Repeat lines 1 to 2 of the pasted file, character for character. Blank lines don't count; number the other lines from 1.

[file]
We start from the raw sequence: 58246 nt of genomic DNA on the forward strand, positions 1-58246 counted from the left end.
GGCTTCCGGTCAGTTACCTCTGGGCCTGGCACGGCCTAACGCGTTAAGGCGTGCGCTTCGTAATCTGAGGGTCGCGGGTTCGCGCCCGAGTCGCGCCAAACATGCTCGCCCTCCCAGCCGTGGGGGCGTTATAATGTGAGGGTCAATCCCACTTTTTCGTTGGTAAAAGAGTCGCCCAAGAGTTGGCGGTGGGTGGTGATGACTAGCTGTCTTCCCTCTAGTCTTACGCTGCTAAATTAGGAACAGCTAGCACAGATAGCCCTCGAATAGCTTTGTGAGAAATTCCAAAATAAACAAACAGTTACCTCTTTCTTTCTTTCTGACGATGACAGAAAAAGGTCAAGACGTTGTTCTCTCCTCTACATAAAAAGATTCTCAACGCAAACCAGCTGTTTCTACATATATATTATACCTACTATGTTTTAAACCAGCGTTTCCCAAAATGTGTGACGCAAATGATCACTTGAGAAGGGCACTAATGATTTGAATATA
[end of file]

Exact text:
We start from the raw sequence: 58246 nt of genomic DNA on the forward strand, positions 1-58246 counted from the left end.
GGCTTCCGGTCAGTTACCTCTGGGCCTGGCACGGCCTAACGCGTTAAGGCGTGCGCTTCGTAATCTGAGGGTCGCGGGTTCGCGCCCGAGTCGCGCCAAACATGCTCGCCCTCCCAGCCGTGGGGGCGTTATAATGTGAGGGTCAATCCCACTTTTTCGTTGGTAAAAGAGTCGCCCAAGAGTTGGCGGTGGGTGGTGATGACTAGCTGTCTTCCCTCTAGTCTTACGCTGCTAAATTAGGAACAGCTAGCACAGATAGCCCTCGAATAGCTTTGTGAGAAATTCCAAAATAAACAAACAGTTACCTCTTTCTTTCTTTCTGACGATGACAGAAAAAGGTCAAGACGTTGTTCTCTCCTCTACATAAAAAGATTCTCAACGCAAACCAGCTGTTTCTACATATATATTATACCTACTATGTTTTAAACCAGCGTTTCCCAAAATGTGTGACGCAAATGATCACTTGAGAAGGGCACTAATGATTTGAATATA